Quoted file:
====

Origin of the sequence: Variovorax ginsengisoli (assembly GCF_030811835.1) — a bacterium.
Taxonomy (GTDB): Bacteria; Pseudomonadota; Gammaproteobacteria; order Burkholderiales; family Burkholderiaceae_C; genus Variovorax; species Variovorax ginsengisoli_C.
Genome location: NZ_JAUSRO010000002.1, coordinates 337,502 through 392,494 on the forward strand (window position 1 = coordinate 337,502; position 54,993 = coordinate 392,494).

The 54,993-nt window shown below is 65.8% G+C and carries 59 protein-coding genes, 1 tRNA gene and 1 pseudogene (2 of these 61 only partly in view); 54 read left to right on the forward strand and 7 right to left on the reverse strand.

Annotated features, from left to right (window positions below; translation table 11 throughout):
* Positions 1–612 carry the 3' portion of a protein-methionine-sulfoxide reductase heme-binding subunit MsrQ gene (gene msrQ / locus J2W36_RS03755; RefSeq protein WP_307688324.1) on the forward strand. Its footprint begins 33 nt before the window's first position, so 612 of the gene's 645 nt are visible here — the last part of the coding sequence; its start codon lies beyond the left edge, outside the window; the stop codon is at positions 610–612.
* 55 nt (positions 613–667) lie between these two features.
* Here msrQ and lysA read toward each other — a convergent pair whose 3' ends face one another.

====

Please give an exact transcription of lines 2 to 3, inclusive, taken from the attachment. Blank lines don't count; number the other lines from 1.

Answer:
Taxonomy (GTDB): Bacteria; Pseudomonadota; Gammaproteobacteria; order Burkholderiales; family Burkholderiaceae_C; genus Variovorax; species Variovorax ginsengisoli_C.
Genome location: NZ_JAUSRO010000002.1, coordinates 337,502 through 392,494 on the forward strand (window position 1 = coordinate 337,502; position 54,993 = coordinate 392,494).